Safety and Efficacy Study of Carvedilol to Treat Children With Congestive Heart Failure
The purpose of this study is to determine whether a new medicine, called carvedilol, improves symptoms and heart function in children who have congestive heart failure (diminished function of their heart muscle that pumps blood to the body). To accomplish this, we will give carvedilol to some patients who have diminished heart function and congestive heart failure and see whether symptoms and heart function are better at the end of an 8 month period in those who received carvedilol compared to the other patients who did not receive carvedilol. We will be testing 2 different doses of carvedilol compared to no additional medicine.
Overactivity of the sympathetic nervous system is thought to contribute to the pathophysiology of congestive heart failure (CHF). Blockade of the sympathetic nervous system with β-adrenergic inhibitors could be expected to ameliorate these detrimental effects in a manner analogous to the effects of the angiotensin converting enzyme inhibitors on the overactive renin-angiotensin system.
Carvedilol may be superior to pure beta-blockers in the treatment of CHF through its mechanism of action of blocking not only β-receptors but also α-receptors, which would allow vasodilation to reduce the afterload on the failing heart. Since beta-blockers may initially produce a negative inotropic effect on the heart, long term treatment has been needed to show benefits of removal of the adrenergic stimulation. The investigators will monitor the safety and efficacy of carvedilol administration in children with chronic CHF due to systemic ventricular dysfunction.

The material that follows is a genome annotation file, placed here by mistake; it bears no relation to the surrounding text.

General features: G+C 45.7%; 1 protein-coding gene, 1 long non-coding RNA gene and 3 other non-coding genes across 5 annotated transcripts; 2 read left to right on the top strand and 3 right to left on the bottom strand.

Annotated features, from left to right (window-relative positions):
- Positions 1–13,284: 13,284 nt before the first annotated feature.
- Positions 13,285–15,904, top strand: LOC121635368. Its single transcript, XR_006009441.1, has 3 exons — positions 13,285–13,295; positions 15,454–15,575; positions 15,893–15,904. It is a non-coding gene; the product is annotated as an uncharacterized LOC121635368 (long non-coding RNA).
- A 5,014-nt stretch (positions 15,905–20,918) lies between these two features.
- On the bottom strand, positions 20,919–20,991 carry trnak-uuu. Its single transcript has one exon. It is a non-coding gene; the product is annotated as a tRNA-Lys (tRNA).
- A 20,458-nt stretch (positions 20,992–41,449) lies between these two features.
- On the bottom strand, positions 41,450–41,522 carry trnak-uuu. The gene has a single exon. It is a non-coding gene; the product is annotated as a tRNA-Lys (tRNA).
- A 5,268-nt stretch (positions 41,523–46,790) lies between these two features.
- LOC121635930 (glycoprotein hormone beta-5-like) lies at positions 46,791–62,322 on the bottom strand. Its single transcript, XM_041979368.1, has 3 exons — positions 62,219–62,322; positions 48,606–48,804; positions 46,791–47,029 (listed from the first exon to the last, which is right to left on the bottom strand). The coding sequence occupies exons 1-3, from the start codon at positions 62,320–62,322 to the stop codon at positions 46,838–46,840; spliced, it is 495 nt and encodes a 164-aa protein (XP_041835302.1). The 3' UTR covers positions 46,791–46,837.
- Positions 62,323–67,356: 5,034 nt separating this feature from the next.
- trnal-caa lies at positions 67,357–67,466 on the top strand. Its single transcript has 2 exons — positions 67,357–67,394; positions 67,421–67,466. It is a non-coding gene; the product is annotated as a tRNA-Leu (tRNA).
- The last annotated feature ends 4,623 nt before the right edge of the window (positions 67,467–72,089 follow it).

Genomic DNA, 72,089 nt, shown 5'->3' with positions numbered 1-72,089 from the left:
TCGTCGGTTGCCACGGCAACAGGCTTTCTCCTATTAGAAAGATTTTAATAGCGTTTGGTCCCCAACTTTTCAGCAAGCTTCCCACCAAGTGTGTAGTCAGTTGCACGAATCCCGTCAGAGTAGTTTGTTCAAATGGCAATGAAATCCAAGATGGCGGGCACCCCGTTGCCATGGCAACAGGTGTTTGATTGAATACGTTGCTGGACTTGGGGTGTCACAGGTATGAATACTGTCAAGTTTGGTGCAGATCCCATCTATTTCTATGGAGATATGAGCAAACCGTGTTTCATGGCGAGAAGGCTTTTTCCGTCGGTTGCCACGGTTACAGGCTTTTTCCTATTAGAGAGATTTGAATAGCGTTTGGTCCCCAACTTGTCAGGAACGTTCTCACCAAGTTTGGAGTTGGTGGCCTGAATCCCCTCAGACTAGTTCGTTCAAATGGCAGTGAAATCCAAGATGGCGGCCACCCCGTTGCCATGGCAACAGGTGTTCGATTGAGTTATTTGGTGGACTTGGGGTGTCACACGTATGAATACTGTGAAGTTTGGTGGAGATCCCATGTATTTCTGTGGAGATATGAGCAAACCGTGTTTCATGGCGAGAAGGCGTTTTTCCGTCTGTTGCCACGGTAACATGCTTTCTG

Allocation: Randomized, Endpoint Classification: Safety/Efficacy Study, Intervention Model: Parallel Assignment, Masking: Double Blind (Subject, Caregiver, Investigator, Outcomes Assessor), Primary Purpose: Treatment
Congestive Heart Failure
carvedilol, placebo, carvedilol
University of Alabama
Shaddy, Robert, M.D.
Results (where available)
- Source: http://clinicaltrials.gov/show/NCT00052026
- Information obtained from ClinicalTrials.gov on July 15, 2010
Medical and Biotech [MESH] Definitions
A cardiotonic glycoside obtained mainly from Digitalis lanata; it consists of three sugars and the aglycone DIGOXIGENIN. Digoxin has positive inotropic and negative chronotropic activity. It is used to control ventricular rate in ATRIAL FIBRILLATION and in the management of congestive heart failure with atrial fibrillation. Its use in congestive heart failure and sinus rhythm is less certain. The margin between toxic and therapeutic doses is small. (From Martindale, The Extra Pharmacopoeia, 30th ed, p666)
Agents that have a strengthening effect on the heart or that can increase cardiac output. They may be CARDIAC GLYCOSIDES; SYMPATHOMIMETICS; or other drugs. They are used after MYOCARDIAL INFARCT; CARDIAC SURGICAL PROCEDURES; in SHOCK; or in congestive heart failure (HEART FAILURE).
A semisynthetic digitalis glycoside with the general properties of DIGOXIN but more rapid onset of action. Its cardiotonic action is prolonged by its demethylation to DIGOXIN in the liver. It has been used in the treatment of congestive heart failure (HEART FAILURE).
A heterogeneous condition in which the heart is unable to pump out sufficient blood to meet the metabolic need of the body. Heart failure can be caused by structural defects, functional abnormalities (VENTRICULAR DYSFUNCTION), or a sudden overload beyond its capacity. Chronic heart failure is more common than acute heart failure which results from sudden insult to cardiac function, such as MYOCARDIAL INFARCTION.
Disease of CARDIAC MUSCLE resulting from chronic excessive alcohol consumption. Myocardial damage can be caused by: (1) a toxic effect of alcohol; (2) malnutrition in alcoholics such as THIAMINE DEFICIENCY; or (3) toxic effect of additives in alcoholic beverages such as COBALT. This disease is usually manifested by DYSPNEA and palpitations with CARDIOMEGALY and congestive heart failure (HEART FAILURE).
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